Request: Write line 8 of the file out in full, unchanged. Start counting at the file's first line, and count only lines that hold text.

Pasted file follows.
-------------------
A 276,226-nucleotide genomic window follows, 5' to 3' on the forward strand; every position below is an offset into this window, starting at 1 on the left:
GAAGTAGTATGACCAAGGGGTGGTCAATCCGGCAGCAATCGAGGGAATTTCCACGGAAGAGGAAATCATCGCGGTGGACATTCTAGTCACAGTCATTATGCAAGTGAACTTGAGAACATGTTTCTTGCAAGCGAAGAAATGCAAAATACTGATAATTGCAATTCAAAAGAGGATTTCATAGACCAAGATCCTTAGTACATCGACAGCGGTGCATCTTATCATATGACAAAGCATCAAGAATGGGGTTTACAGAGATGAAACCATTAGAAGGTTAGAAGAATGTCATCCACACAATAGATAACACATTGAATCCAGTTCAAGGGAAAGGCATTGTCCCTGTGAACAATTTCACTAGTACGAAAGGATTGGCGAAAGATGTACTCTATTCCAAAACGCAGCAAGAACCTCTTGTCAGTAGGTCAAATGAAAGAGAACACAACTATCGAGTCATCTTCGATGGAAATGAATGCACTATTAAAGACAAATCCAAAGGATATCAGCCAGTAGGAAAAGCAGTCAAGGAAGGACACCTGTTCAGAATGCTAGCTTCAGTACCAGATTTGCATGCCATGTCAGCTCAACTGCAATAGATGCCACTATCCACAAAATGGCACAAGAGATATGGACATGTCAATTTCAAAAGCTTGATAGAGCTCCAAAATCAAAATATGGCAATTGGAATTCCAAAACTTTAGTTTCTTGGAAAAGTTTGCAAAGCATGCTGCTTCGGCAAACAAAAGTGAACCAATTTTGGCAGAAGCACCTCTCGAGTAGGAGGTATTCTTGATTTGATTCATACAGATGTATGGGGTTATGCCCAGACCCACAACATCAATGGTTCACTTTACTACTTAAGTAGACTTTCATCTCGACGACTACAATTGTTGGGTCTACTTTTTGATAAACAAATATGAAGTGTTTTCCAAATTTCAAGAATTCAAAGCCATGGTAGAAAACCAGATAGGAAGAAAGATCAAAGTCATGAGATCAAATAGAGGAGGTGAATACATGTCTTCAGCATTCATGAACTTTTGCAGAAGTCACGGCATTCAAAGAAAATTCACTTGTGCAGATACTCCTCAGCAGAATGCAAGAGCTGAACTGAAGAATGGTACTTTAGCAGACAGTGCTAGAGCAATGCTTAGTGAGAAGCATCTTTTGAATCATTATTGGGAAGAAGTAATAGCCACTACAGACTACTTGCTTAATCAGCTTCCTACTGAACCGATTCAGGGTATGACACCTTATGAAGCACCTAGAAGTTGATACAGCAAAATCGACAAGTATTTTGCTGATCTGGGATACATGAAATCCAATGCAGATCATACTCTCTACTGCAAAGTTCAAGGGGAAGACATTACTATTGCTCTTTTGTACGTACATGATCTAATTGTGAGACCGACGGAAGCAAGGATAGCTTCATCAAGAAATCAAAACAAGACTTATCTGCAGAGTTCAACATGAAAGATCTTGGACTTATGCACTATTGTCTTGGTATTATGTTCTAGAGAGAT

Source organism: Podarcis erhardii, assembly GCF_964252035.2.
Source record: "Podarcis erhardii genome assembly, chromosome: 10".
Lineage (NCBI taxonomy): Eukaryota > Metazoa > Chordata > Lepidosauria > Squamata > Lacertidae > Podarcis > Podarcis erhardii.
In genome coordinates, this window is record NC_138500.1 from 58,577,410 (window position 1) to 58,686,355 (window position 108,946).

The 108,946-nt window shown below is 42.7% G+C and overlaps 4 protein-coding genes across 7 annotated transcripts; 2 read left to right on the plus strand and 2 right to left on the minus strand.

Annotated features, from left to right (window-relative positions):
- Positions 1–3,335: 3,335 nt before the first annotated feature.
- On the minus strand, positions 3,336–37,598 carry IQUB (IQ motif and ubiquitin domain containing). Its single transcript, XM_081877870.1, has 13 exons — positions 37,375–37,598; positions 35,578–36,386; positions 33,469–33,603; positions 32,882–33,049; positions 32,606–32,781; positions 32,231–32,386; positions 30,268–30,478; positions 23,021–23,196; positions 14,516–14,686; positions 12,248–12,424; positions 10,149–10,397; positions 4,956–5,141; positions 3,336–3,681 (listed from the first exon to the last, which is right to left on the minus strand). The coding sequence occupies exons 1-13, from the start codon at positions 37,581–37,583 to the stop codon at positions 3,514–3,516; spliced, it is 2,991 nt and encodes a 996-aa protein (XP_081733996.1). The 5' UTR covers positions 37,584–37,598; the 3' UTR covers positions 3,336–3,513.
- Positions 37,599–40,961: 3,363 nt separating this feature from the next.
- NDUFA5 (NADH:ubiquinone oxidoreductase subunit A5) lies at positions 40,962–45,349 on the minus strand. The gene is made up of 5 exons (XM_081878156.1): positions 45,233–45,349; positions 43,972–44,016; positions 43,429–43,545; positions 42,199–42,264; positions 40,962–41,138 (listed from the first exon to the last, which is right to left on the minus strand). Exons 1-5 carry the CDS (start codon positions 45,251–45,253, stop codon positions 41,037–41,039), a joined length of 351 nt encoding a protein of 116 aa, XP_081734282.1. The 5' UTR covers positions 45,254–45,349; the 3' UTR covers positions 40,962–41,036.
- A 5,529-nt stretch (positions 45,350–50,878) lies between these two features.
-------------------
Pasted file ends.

Annotated features, from left to right (window-relative positions):